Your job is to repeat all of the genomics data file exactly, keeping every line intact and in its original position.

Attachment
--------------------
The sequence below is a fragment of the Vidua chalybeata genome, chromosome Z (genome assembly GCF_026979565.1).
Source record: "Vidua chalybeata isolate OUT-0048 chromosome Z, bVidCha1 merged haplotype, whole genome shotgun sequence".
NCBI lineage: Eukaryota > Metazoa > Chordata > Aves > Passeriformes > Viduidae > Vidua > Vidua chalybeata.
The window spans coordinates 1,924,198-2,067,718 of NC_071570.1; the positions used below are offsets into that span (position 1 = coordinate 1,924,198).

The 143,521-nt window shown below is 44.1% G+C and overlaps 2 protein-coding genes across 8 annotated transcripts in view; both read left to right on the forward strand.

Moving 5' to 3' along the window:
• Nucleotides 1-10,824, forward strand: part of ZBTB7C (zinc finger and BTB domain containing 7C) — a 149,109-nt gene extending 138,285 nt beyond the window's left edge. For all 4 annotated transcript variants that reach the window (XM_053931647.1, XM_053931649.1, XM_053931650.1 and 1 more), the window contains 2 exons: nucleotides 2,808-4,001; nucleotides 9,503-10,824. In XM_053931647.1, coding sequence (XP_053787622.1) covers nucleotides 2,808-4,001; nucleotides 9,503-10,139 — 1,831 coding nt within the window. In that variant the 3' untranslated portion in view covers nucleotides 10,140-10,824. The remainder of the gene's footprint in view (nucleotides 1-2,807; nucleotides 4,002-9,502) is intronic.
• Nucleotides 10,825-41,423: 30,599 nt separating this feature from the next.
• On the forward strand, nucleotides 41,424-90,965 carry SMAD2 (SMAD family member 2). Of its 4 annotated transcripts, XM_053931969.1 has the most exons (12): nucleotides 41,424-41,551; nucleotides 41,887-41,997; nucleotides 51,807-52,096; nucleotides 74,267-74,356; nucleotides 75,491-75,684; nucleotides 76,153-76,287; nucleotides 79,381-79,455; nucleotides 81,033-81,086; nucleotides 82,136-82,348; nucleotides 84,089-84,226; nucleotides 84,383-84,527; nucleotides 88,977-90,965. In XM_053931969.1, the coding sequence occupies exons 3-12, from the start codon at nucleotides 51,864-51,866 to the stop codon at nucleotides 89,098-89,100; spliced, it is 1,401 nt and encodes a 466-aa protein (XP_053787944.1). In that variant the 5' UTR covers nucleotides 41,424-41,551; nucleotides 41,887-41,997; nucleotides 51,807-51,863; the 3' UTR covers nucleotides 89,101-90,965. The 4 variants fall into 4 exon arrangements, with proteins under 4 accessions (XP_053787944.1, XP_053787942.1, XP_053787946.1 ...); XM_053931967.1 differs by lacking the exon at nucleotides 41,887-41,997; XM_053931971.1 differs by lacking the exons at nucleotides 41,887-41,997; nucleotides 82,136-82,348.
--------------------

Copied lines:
The sequence below is a fragment of the Vidua chalybeata genome, chromosome Z (genome assembly GCF_026979565.1).
Source record: "Vidua chalybeata isolate OUT-0048 chromosome Z, bVidCha1 merged haplotype, whole genome shotgun sequence".
NCBI lineage: Eukaryota > Metazoa > Chordata > Aves > Passeriformes > Viduidae > Vidua > Vidua chalybeata.
The window spans coordinates 1,924,198-2,067,718 of NC_071570.1; the positions used below are offsets into that span (position 1 = coordinate 1,924,198).

The 143,521-nt window shown below is 44.1% G+C and overlaps 2 protein-coding genes across 8 annotated transcripts in view; both read left to right on the forward strand.

Moving 5' to 3' along the window:
• Nucleotides 1-10,824, forward strand: part of ZBTB7C (zinc finger and BTB domain containing 7C) — a 149,109-nt gene extending 138,285 nt beyond the window's left edge. For all 4 annotated transcript variants that reach the window (XM_053931647.1, XM_053931649.1, XM_053931650.1 and 1 more), the window contains 2 exons: nucleotides 2,808-4,001; nucleotides 9,503-10,824. In XM_053931647.1, coding sequence (XP_053787622.1) covers nucleotides 2,808-4,001; nucleotides 9,503-10,139 — 1,831 coding nt within the window. In that variant the 3' untranslated portion in view covers nucleotides 10,140-10,824. The remainder of the gene's footprint in view (nucleotides 1-2,807; nucleotides 4,002-9,502) is intronic.
• Nucleotides 10,825-41,423: 30,599 nt separating this feature from the next.
• On the forward strand, nucleotides 41,424-90,965 carry SMAD2 (SMAD family member 2). Of its 4 annotated transcripts, XM_053931969.1 has the most exons (12): nucleotides 41,424-41,551; nucleotides 41,887-41,997; nucleotides 51,807-52,096; nucleotides 74,267-74,356; nucleotides 75,491-75,684; nucleotides 76,153-76,287; nucleotides 79,381-79,455; nucleotides 81,033-81,086; nucleotides 82,136-82,348; nucleotides 84,089-84,226; nucleotides 84,383-84,527; nucleotides 88,977-90,965. In XM_053931969.1, the coding sequence occupies exons 3-12, from the start codon at nucleotides 51,864-51,866 to the stop codon at nucleotides 89,098-89,100; spliced, it is 1,401 nt and encodes a 466-aa protein (XP_053787944.1). In that variant the 5' UTR covers nucleotides 41,424-41,551; nucleotides 41,887-41,997; nucleotides 51,807-51,863; the 3' UTR covers nucleotides 89,101-90,965. The 4 variants fall into 4 exon arrangements, with proteins under 4 accessions (XP_053787944.1, XP_053787942.1, XP_053787946.1 ...); XM_053931967.1 differs by lacking the exon at nucleotides 41,887-41,997; XM_053931971.1 differs by lacking the exons at nucleotides 41,887-41,997; nucleotides 82,136-82,348.